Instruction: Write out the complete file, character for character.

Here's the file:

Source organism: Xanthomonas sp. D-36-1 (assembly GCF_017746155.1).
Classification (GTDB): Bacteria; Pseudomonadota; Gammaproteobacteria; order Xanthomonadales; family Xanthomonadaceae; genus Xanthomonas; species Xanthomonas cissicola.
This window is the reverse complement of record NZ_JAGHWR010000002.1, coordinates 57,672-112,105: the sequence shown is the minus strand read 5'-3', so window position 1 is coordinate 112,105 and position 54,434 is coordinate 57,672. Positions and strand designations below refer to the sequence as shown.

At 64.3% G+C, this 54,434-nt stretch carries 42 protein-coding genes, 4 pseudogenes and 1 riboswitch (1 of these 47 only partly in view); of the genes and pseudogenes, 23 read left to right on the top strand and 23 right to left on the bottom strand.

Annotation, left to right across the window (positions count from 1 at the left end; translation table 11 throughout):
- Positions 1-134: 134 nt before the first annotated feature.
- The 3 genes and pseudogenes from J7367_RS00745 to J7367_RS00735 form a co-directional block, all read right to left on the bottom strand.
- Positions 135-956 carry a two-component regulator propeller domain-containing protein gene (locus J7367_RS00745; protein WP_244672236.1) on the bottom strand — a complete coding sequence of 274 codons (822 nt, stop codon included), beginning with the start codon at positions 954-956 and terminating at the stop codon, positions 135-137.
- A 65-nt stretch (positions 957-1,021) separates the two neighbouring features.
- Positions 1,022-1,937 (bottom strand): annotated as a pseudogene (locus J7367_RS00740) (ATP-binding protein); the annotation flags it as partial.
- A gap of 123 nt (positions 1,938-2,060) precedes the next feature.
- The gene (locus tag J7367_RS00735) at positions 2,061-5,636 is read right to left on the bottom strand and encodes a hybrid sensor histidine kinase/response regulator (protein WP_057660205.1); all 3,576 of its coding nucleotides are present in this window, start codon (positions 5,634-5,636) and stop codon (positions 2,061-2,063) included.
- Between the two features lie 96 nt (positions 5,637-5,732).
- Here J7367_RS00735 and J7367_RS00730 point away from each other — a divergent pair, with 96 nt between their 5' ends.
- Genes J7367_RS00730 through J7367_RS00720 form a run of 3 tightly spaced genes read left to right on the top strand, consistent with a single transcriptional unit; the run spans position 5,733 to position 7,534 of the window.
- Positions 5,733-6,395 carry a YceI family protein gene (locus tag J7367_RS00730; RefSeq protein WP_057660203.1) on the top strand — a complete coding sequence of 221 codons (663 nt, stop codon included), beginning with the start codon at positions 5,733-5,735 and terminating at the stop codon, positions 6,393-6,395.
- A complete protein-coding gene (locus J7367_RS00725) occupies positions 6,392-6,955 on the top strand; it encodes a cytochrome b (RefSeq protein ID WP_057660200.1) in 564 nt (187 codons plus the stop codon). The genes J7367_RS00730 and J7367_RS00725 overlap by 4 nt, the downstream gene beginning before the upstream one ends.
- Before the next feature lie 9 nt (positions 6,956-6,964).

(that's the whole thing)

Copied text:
Source organism: Xanthomonas sp. D-36-1 (assembly GCF_017746155.1).
Classification (GTDB): Bacteria; Pseudomonadota; Gammaproteobacteria; order Xanthomonadales; family Xanthomonadaceae; genus Xanthomonas; species Xanthomonas cissicola.
This window is the reverse complement of record NZ_JAGHWR010000002.1, coordinates 57,672-112,105: the sequence shown is the minus strand read 5'-3', so window position 1 is coordinate 112,105 and position 54,434 is coordinate 57,672. Positions and strand designations below refer to the sequence as shown.

At 64.3% G+C, this 54,434-nt stretch carries 42 protein-coding genes, 4 pseudogenes and 1 riboswitch (1 of these 47 only partly in view); of the genes and pseudogenes, 23 read left to right on the top strand and 23 right to left on the bottom strand.

Annotation, left to right across the window (positions count from 1 at the left end; translation table 11 throughout):
- Positions 1-134: 134 nt before the first annotated feature.
- The 3 genes and pseudogenes from J7367_RS00745 to J7367_RS00735 form a co-directional block, all read right to left on the bottom strand.
- Positions 135-956 carry a two-component regulator propeller domain-containing protein gene (locus J7367_RS00745; protein WP_244672236.1) on the bottom strand — a complete coding sequence of 274 codons (822 nt, stop codon included), beginning with the start codon at positions 954-956 and terminating at the stop codon, positions 135-137.
- A 65-nt stretch (positions 957-1,021) separates the two neighbouring features.
- Positions 1,022-1,937 (bottom strand): annotated as a pseudogene (locus J7367_RS00740) (ATP-binding protein); the annotation flags it as partial.
- A gap of 123 nt (positions 1,938-2,060) precedes the next feature.
- The gene (locus tag J7367_RS00735) at positions 2,061-5,636 is read right to left on the bottom strand and encodes a hybrid sensor histidine kinase/response regulator (protein WP_057660205.1); all 3,576 of its coding nucleotides are present in this window, start codon (positions 5,634-5,636) and stop codon (positions 2,061-2,063) included.
- Between the two features lie 96 nt (positions 5,637-5,732).
- Here J7367_RS00735 and J7367_RS00730 point away from each other — a divergent pair, with 96 nt between their 5' ends.
- Genes J7367_RS00730 through J7367_RS00720 form a run of 3 tightly spaced genes read left to right on the top strand, consistent with a single transcriptional unit; the run spans position 5,733 to position 7,534 of the window.
- Positions 5,733-6,395 carry a YceI family protein gene (locus tag J7367_RS00730; RefSeq protein WP_057660203.1) on the top strand — a complete coding sequence of 221 codons (663 nt, stop codon included), beginning with the start codon at positions 5,733-5,735 and terminating at the stop codon, positions 6,393-6,395.
- A complete protein-coding gene (locus J7367_RS00725) occupies positions 6,392-6,955 on the top strand; it encodes a cytochrome b (RefSeq protein ID WP_057660200.1) in 564 nt (187 codons plus the stop codon). The genes J7367_RS00730 and J7367_RS00725 overlap by 4 nt, the downstream gene beginning before the upstream one ends.
- Before the next feature lie 9 nt (positions 6,956-6,964).